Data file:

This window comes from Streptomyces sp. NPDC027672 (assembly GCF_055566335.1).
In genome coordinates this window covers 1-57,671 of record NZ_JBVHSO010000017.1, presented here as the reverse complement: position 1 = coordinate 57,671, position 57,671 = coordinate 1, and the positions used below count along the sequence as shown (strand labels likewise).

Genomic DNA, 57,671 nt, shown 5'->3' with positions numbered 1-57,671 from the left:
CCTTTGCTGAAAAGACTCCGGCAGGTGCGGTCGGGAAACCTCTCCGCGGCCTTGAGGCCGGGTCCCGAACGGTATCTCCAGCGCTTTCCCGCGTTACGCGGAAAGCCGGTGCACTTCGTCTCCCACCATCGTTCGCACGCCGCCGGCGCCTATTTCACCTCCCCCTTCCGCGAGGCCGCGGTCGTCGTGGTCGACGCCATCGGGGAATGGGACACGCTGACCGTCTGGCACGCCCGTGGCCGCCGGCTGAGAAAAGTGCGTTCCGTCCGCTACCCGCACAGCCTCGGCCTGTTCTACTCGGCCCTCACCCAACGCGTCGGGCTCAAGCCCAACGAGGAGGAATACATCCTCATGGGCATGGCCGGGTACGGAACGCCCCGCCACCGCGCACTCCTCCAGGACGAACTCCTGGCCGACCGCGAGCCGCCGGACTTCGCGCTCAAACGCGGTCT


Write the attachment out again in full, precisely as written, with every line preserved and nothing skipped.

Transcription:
This window comes from Streptomyces sp. NPDC027672 (assembly GCF_055566335.1).
In genome coordinates this window covers 1-57,671 of record NZ_JBVHSO010000017.1, presented here as the reverse complement: position 1 = coordinate 57,671, position 57,671 = coordinate 1, and the positions used below count along the sequence as shown (strand labels likewise).

Genomic DNA, 57,671 nt, shown 5'->3' with positions numbered 1-57,671 from the left:
CCTTTGCTGAAAAGACTCCGGCAGGTGCGGTCGGGAAACCTCTCCGCGGCCTTGAGGCCGGGTCCCGAACGGTATCTCCAGCGCTTTCCCGCGTTACGCGGAAAGCCGGTGCACTTCGTCTCCCACCATCGTTCGCACGCCGCCGGCGCCTATTTCACCTCCCCCTTCCGCGAGGCCGCGGTCGTCGTGGTCGACGCCATCGGGGAATGGGACACGCTGACCGTCTGGCACGCCCGTGGCCGCCGGCTGAGAAAAGTGCGTTCCGTCCGCTACCCGCACAGCCTCGGCCTGTTCTACTCGGCCCTCACCCAACGCGTCGGGCTCAAGCCCAACGAGGAGGAATACATCCTCATGGGCATGGCCGGGTACGGAACGCCCCGCCACCGCGCACTCCTCCAGGACGAACTCCTGGCCGACCGCGAGCCGCCGGACTTCGCGCTCAAACGCGGTCT